Charles Barkley's Criticism of Kobe Bryant Was Wrong

Mark OgarteCorrespondent IAugust 13, 2010

According to an article by Chris Tomasson of fanhouse.com, Charles Barkley bashed LeBron James, saying his legacy would take a "serious hit" should he fail to win multiple titles.

Afterward, however, he denigrated Kobe Bryant, too.


"'I like him,' Barkley said of James. 'I respect him. I've said consistently that he's the best player. (The Lakers') Kobe Bryant has Lamar Odom, (Andrew) Bynum and (Pau) Gasol. If LeBron had those guys, he'd win. But it's nothing personal (against James),' he added."

Nothing personal about Kobe, too, Charles?

Let's take some time to reflect on last season, when I can remember that James also had pretty good teammates to work with.

Barkley probably forgot about sharpshooter and versatile defender Delonte West along with tough, capable big-man Anderson Varejao; athletic swingman Jamario Moon and serviceable pickup Anthony Parker; and a host of all-star caliber teammates like Shaquille O'Neal, Antawn Jamison and Mo Williams.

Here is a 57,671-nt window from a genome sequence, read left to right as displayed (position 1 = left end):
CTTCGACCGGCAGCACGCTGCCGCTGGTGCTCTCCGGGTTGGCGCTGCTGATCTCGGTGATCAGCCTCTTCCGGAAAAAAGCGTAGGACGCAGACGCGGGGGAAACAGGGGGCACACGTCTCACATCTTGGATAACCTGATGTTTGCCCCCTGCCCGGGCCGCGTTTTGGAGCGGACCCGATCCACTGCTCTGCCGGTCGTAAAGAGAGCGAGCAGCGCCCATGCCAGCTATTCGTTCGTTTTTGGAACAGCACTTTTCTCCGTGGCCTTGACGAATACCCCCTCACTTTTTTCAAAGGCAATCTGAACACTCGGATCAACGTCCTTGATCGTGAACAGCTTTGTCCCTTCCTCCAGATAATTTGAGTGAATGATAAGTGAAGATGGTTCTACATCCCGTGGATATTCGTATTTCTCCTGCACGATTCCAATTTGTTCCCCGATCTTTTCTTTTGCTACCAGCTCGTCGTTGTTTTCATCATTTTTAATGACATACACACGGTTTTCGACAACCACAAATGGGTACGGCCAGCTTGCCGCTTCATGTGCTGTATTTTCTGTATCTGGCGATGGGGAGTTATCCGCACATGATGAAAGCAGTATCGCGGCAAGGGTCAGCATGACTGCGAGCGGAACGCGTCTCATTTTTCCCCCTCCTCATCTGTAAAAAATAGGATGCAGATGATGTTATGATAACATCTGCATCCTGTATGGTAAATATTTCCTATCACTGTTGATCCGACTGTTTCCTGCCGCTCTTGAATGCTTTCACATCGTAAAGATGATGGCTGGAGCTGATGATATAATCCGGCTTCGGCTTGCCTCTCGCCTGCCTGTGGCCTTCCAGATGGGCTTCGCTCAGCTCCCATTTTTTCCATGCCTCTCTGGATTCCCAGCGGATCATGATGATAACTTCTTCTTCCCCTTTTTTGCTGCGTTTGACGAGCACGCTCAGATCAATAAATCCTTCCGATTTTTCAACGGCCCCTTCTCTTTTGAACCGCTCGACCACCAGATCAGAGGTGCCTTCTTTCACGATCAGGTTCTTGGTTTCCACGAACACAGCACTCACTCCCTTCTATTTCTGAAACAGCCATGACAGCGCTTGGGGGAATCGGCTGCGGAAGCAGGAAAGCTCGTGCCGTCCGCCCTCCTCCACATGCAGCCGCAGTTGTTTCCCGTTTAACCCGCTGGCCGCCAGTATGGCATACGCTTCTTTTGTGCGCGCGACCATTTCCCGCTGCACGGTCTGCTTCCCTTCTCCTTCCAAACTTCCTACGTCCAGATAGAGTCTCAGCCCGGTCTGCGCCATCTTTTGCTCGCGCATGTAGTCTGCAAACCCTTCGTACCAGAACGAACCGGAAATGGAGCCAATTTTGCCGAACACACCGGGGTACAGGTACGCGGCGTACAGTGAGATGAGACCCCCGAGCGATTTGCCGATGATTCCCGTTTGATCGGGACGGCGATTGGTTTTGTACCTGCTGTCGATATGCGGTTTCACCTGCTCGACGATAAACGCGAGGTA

That's a pretty good core, really deep and talented, to say the least, and the Cleveland Cavaliers' best records the past two seasons speak for themselves. Yet LeBron still couldn't enter the NBA Finals with these guys, given the benefit of a home-court advantage throughout the playoffs?

Gimme a break.

Make no mistake, Bryant had really good teammates as well. Watch Game 7 of last season's Finals, and you'll know. 

But so did James. 

And as for individual performance, who won it when the game was on the line? 


Take away Bryant's six game-winning shots for the 2009-10 season and the Phoenix Suns probably would have earned a better regular season record than the Lakers. And the way Phoenix played on their home court during the playoffs, who knows? They might have toppled L.A. with a home-court advantage in the Western Conference Finals.

However, it was Bryant's season-long flair in the clutch that gave his team the edge, en route to a second consecutive title.

And for the record, it was Bryant who had to carry a team composed of inconsistent bench players and sub-par shooters throughout the season—just look at the Lakers struggles against the zone. Not only that, but he had to do it with multiple injury woes.

Nonetheless, the 31-year old superstar persevered, and his teammates came along with him.

Now, don't those say a lot about Kobe being the true best player in the game today? 

To earn comparisons with Michael Jordan is a tremendous honor, and truly says a lot about Bryant's competitive nature. 

To be mentioned in the same breath as the other former number 23, that's a different story. 

Let the story not be told. Excuse me, but it's not even worth the telling.


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